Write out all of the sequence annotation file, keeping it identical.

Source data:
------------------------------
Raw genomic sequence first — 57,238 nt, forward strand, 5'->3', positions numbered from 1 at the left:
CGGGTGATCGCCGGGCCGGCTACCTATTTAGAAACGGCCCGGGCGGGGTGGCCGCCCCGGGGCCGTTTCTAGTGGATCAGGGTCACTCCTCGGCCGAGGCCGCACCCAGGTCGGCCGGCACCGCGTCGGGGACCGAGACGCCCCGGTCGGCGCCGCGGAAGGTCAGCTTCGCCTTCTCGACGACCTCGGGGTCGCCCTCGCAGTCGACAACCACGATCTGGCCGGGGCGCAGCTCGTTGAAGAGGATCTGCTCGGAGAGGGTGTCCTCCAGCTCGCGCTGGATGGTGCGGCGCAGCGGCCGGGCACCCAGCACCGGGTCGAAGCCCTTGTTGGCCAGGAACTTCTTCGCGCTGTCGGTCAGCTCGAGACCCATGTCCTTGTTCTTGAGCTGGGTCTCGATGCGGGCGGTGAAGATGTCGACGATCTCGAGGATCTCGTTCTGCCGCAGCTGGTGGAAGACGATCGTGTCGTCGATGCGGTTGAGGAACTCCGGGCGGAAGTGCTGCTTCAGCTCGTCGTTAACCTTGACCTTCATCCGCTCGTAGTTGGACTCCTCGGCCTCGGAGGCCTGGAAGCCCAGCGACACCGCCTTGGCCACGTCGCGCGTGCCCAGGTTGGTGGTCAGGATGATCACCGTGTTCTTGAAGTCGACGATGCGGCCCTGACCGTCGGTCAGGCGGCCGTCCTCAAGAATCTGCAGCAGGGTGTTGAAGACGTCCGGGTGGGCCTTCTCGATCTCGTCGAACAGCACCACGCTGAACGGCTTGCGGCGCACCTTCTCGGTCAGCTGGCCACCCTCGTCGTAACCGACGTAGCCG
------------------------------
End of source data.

Raw genomic sequence first — 57,238 nt, forward strand, 5'->3', positions numbered from 1 at the left:
CGGGTGATCGCCGGGCCGGCTACCTATTTAGAAACGGCCCGGGCGGGGTGGCCGCCCCGGGGCCGTTTCTAGTGGATCAGGGTCACTCCTCGGCCGAGGCCGCACCCAGGTCGGCCGGCACCGCGTCGGGGACCGAGACGCCCCGGTCGGCGCCGCGGAAGGTCAGCTTCGCCTTCTCGACGACCTCGGGGTCGCCCTCGCAGTCGACAACCACGATCTGGCCGGGGCGCAGCTCGTTGAAGAGGATCTGCTCGGAGAGGGTGTCCTCCAGCTCGCGCTGGATGGTGCGGCGCAGCGGCCGGGCACCCAGCACCGGGTCGAAGCCCTTGTTGGCCAGGAACTTCTTCGCGCTGTCGGTCAGCTCGAGACCCATGTCCTTGTTCTTGAGCTGGGTCTCGATGCGGGCGGTGAAGATGTCGACGATCTCGAGGATCTCGTTCTGCCGCAGCTGGTGGAAGACGATCGTGTCGTCGATGCGGTTGAGGAACTCCGGGCGGAAGTGCTGCTTCAGCTCGTCGTTAACCTTGACCTTCATCCGCTCGTAGTTGGACTCCTCGGCCTCGGAGGCCTGGAAGCCCAGCGACACCGCCTTGGCCACGTCGCGCGTGCCCAGGTTGGTGGTCAGGATGATCACCGTGTTCTTGAAGTCGACGATGCGGCCCTGACCGTCGGTCAGGCGGCCGTCCTCAAGAATCTGCAGCAGGGTGTTGAAGACGTCCGGGTGGGCCTTCTCGATCTCGTCGAACAGCACCACGCTGAACGGCTTGCGGCGCACCTTCTCGGTCAGCTGGCCACCCTCGTCGTAACCGACGTAGCCG